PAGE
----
LEGAZPI CITY, Nov. 20 (PNA) -– The regional office for Bicol of the Department of Environment and Natural Resources (DENR) has ordered a region-wide crackdown on fishponds that illegally encroach on protected foreshore sites.
“We are now in the process of establishing that several fishponds across the region have been constructed within swamplands and mangrove forests which have not been released by the DENR for such purpose, hence, considered illegal,” DENR Regional Executive Director Gilbert Gonzales on Thursday said.
The process is being done through field inspections, inventory and verification of Special Land Use Permits (SLUPs) covering such commercial structures which when found illegal, will be immediately dismantled, Gonzales said.
SLUP is a privilege granted by the government to a person to occupy, possess and manage in consideration of specified return, any public forest lands for a specific use or purpose.
Certainly, there are some and DENR is applying due process so that the crackdown on this illegal use of protected areas is implemented with diligence, the DENR official stressed.
Initially, the process is now in progress in the island province of Catanduanes where at least eight fishponds in Panganiban and Viga towns have been reportedly developed and operating illegally for either encroaching on swamplands, mangrove forests and timberlands or entirely within the same prohibited sites.
Mangrove forests and swamplands are government protected areas because they serve as spawning ground of marine life and developing the same for fishpond use destroys such habitat and compromises the existing ecosystem.
These eight fishponds in two Catanduanes towns have already been evaluated by a special task force and were said to be developed decades back have pending applications for SLUPs with the DENR, Gonzales said.
There have been at least 18 SLUP applications for aqua-silvi projects filed with the Community Environment and Natural Resources Office (CENRO) of the DENR in Catanduanes as early as the middle of 1970s, some of them covering these illegal fishponds but only one has so far been approved but has already expired about six years ago.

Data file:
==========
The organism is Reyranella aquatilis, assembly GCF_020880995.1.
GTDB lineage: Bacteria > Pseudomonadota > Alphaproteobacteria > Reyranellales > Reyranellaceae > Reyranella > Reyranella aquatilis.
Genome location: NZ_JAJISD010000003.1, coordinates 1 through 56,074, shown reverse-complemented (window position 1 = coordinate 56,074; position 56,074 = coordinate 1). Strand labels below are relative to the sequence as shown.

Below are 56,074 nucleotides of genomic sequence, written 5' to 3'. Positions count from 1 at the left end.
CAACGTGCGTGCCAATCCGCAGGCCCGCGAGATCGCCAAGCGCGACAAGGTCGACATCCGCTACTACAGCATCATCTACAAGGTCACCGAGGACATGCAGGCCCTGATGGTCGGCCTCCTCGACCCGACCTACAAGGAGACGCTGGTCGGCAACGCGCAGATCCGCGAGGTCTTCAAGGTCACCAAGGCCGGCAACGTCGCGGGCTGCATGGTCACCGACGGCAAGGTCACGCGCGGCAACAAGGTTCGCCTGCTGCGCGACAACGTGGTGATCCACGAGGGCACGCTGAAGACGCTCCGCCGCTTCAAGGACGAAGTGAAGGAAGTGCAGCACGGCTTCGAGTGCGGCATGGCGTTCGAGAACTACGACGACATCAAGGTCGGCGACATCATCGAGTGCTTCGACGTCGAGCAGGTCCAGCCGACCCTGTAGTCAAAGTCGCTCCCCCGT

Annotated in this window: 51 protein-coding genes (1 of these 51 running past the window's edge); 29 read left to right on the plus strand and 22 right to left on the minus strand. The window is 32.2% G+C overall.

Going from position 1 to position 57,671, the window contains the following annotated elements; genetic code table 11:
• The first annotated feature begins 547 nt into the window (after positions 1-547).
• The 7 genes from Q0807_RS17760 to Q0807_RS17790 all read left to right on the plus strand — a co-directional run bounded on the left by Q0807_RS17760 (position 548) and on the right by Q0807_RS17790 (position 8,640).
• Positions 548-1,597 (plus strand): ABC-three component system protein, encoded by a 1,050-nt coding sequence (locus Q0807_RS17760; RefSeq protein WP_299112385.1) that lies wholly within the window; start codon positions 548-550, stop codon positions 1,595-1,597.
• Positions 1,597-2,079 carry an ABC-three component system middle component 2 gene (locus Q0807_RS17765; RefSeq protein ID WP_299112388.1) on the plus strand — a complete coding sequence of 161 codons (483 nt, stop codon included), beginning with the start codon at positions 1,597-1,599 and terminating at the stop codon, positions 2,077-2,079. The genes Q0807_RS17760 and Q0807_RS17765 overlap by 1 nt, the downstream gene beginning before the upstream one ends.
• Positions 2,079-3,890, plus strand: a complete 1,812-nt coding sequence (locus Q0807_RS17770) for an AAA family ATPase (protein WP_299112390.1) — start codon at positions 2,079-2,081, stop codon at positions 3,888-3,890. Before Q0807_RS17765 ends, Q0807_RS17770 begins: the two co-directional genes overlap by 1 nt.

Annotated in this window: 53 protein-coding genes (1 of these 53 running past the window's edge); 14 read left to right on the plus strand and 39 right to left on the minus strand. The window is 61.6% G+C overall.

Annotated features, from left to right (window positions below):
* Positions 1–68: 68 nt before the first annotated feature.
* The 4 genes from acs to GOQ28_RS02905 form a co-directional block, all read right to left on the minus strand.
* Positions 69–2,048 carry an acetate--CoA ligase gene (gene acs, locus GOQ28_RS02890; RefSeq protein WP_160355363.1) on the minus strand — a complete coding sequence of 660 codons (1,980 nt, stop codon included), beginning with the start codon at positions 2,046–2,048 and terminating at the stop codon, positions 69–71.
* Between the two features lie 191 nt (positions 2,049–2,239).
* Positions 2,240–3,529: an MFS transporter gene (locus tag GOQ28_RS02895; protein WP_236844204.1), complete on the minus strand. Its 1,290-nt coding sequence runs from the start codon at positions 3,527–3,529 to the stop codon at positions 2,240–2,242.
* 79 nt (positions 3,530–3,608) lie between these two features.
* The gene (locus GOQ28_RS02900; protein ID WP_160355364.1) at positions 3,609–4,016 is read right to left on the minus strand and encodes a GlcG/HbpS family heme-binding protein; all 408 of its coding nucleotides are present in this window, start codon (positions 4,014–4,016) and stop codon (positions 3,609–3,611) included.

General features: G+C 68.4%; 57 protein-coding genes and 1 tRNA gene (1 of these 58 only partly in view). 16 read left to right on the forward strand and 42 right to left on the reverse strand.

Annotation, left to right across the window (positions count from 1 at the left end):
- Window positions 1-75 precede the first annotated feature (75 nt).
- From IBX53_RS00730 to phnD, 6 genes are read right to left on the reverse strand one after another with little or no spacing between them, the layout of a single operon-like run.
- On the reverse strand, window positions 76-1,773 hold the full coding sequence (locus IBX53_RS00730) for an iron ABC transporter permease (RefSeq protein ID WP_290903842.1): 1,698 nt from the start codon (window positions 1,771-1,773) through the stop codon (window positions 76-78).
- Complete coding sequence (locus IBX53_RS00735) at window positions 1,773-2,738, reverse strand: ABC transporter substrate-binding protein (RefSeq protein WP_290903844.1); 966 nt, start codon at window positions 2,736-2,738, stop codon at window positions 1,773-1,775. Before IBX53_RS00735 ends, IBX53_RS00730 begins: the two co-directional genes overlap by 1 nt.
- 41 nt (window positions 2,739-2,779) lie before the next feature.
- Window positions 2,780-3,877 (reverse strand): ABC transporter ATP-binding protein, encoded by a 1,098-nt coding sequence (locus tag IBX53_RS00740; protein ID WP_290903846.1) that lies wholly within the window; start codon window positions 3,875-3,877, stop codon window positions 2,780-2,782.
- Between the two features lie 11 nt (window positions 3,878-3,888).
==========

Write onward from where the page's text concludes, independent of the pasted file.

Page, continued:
The task force, however, has recommended that such applications be denied and its operators have already been advised to desist from introducing more improvements or from expanding their fishpond to give way to the restoration of the mangrove forests and rehabilitation of the swamplands that were illegally converted to fishponds, he said.
The rehabilitation and restoration process will first involve the dismantling of the illegally constructed structures, then the on-site forest management to protect, develop and conserve the mangrove forests and swamplands through arrangements with concerned local government units (LGUs) and other agencies.
Filing of appropriate criminal complaints against the fishpond operators and other persons directly involved in the construction that resulted in destruction of mangrove forests and swamplands in violation of forestry laws has also been recommended and being considered by his office, Gonzales said.
“After Catanduanes, we are going around all the other five Bicol provinces—Masbate, Camarines Sur, Camarines Norte, Sorsogon and Albay -- for the purpose of clearing out our protected coastal areas of illegal fishponds and other installations,” he said.
As soon as these illegal structures are demolished, the DENR and all other public and private agencies concerned with environmental protection and conservation, including LGUs, will follow up with restoration and rehabilitation aimed at reducing the vulnerability of coastal communities from the impact of climate change, among other purposes, the DENR regional chief said.
The climate change era makes it high time for everyone in Bicol to insist on the development of various ecosystems within the region so that its resistance to natural calamities -- like typhoon, flood, landslide, tsunami, earthquake and volcanic eruptions -- is enhanced, he added. (PNA) LAP/FGS/DOC/CBD/EDS